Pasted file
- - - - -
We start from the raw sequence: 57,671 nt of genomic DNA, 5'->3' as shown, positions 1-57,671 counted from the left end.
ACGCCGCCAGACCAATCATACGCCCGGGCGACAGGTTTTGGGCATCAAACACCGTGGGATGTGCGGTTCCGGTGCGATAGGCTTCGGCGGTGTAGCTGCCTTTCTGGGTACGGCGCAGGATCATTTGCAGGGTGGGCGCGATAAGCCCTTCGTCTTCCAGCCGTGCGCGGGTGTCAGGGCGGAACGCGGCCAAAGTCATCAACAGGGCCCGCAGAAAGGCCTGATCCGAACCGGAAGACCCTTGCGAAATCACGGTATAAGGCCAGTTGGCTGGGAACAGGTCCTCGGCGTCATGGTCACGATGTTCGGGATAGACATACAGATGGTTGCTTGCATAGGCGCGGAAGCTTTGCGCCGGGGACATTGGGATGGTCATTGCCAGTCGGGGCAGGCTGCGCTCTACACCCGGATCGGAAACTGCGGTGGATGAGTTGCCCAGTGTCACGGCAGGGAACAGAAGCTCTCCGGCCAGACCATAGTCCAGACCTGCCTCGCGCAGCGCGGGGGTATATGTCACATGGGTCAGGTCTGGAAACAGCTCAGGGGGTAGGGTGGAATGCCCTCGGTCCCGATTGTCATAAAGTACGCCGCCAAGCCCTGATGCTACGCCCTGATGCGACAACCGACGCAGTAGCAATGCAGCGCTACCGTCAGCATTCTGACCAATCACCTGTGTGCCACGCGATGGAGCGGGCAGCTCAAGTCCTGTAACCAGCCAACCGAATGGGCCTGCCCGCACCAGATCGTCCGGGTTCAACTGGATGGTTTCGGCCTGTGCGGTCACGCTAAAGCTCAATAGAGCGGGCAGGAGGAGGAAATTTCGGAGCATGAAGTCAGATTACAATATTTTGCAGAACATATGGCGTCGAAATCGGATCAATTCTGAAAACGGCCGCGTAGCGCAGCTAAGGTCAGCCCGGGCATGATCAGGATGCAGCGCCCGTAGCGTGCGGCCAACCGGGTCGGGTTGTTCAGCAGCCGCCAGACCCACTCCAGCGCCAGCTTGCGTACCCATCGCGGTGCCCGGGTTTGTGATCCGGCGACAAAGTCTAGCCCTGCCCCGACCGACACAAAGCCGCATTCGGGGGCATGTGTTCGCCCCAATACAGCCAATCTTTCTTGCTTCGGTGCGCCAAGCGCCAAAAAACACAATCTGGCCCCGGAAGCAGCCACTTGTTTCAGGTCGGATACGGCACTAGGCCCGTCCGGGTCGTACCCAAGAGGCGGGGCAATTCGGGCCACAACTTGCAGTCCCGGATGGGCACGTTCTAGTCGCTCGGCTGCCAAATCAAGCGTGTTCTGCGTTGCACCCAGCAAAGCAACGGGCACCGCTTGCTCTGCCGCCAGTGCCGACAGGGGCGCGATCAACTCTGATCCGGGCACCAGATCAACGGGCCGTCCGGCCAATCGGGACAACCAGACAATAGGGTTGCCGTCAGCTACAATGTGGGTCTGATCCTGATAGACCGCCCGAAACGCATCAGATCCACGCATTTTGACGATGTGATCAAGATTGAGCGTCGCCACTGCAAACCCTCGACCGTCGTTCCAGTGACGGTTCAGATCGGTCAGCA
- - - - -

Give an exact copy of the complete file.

We start from the raw sequence: 57,671 nt of genomic DNA, 5'->3' as shown, positions 1-57,671 counted from the left end.
ACGCCGCCAGACCAATCATACGCCCGGGCGACAGGTTTTGGGCATCAAACACCGTGGGATGTGCGGTTCCGGTGCGATAGGCTTCGGCGGTGTAGCTGCCTTTCTGGGTACGGCGCAGGATCATTTGCAGGGTGGGCGCGATAAGCCCTTCGTCTTCCAGCCGTGCGCGGGTGTCAGGGCGGAACGCGGCCAAAGTCATCAACAGGGCCCGCAGAAAGGCCTGATCCGAACCGGAAGACCCTTGCGAAATCACGGTATAAGGCCAGTTGGCTGGGAACAGGTCCTCGGCGTCATGGTCACGATGTTCGGGATAGACATACAGATGGTTGCTTGCATAGGCGCGGAAGCTTTGCGCCGGGGACATTGGGATGGTCATTGCCAGTCGGGGCAGGCTGCGCTCTACACCCGGATCGGAAACTGCGGTGGATGAGTTGCCCAGTGTCACGGCAGGGAACAGAAGCTCTCCGGCCAGACCATAGTCCAGACCTGCCTCGCGCAGCGCGGGGGTATATGTCACATGGGTCAGGTCTGGAAACAGCTCAGGGGGTAGGGTGGAATGCCCTCGGTCCCGATTGTCATAAAGTACGCCGCCAAGCCCTGATGCTACGCCCTGATGCGACAACCGACGCAGTAGCAATGCAGCGCTACCGTCAGCATTCTGACCAATCACCTGTGTGCCACGCGATGGAGCGGGCAGCTCAAGTCCTGTAACCAGCCAACCGAATGGGCCTGCCCGCACCAGATCGTCCGGGTTCAACTGGATGGTTTCGGCCTGTGCGGTCACGCTAAAGCTCAATAGAGCGGGCAGGAGGAGGAAATTTCGGAGCATGAAGTCAGATTACAATATTTTGCAGAACATATGGCGTCGAAATCGGATCAATTCTGAAAACGGCCGCGTAGCGCAGCTAAGGTCAGCCCGGGCATGATCAGGATGCAGCGCCCGTAGCGTGCGGCCAACCGGGTCGGGTTGTTCAGCAGCCGCCAGACCCACTCCAGCGCCAGCTTGCGTACCCATCGCGGTGCCCGGGTTTGTGATCCGGCGACAAAGTCTAGCCCTGCCCCGACCGACACAAAGCCGCATTCGGGGGCATGTGTTCGCCCCAATACAGCCAATCTTTCTTGCTTCGGTGCGCCAAGCGCCAAAAAACACAATCTGGCCCCGGAAGCAGCCACTTGTTTCAGGTCGGATACGGCACTAGGCCCGTCCGGGTCGTACCCAAGAGGCGGGGCAATTCGGGCCACAACTTGCAGTCCCGGATGGGCACGTTCTAGTCGCTCGGCTGCCAAATCAAGCGTGTTCTGCGTTGCACCCAGCAAAGCAACGGGCACCGCTTGCTCTGCCGCCAGTGCCGACAGGGGCGCGATCAACTCTGATCCGGGCACCAGATCAACGGGCCGTCCGGCCAATCGGGACAACCAGACAATAGGGTTGCCGTCAGCTACAATGTGGGTCTGATCCTGATAGACCGCCCGAAACGCATCAGATCCACGCATTTTGACGATGTGATCAAGATTGAGCGTCGCCACTGCAAACCCTCGACCGTCGTTCCAGTGACGGTTCAGATCGGTCAGCA